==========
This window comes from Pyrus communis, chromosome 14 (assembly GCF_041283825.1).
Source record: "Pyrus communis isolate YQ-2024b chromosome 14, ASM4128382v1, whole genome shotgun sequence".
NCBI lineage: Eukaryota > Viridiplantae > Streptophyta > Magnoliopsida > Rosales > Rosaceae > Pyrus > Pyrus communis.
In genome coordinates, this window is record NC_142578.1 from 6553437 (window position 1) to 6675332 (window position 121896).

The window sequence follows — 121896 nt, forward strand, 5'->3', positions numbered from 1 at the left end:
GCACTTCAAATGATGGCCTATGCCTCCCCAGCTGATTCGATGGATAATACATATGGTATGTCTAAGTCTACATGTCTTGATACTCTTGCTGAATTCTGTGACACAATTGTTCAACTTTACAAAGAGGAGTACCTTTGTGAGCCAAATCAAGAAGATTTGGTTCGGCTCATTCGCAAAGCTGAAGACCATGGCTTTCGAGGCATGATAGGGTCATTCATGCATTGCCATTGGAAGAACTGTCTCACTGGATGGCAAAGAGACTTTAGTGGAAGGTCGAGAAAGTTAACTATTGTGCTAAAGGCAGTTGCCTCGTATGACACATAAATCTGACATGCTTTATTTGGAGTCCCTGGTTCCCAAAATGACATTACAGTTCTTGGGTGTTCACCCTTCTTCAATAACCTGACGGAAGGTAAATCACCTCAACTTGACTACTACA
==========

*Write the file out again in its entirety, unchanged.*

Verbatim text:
This window comes from Pyrus communis, chromosome 14 (assembly GCF_041283825.1).
Source record: "Pyrus communis isolate YQ-2024b chromosome 14, ASM4128382v1, whole genome shotgun sequence".
NCBI lineage: Eukaryota > Viridiplantae > Streptophyta > Magnoliopsida > Rosales > Rosaceae > Pyrus > Pyrus communis.
In genome coordinates, this window is record NC_142578.1 from 6553437 (window position 1) to 6675332 (window position 121896).

The window sequence follows — 121896 nt, forward strand, 5'->3', positions numbered from 1 at the left end:
GCACTTCAAATGATGGCCTATGCCTCCCCAGCTGATTCGATGGATAATACATATGGTATGTCTAAGTCTACATGTCTTGATACTCTTGCTGAATTCTGTGACACAATTGTTCAACTTTACAAAGAGGAGTACCTTTGTGAGCCAAATCAAGAAGATTTGGTTCGGCTCATTCGCAAAGCTGAAGACCATGGCTTTCGAGGCATGATAGGGTCATTCATGCATTGCCATTGGAAGAACTGTCTCACTGGATGGCAAAGAGACTTTAGTGGAAGGTCGAGAAAGTTAACTATTGTGCTAAAGGCAGTTGCCTCGTATGACACATAAATCTGACATGCTTTATTTGGAGTCCCTGGTTCCCAAAATGACATTACAGTTCTTGGGTGTTCACCCTTCTTCAATAACCTGACGGAAGGTAAATCACCTCAACTTGACTACTACA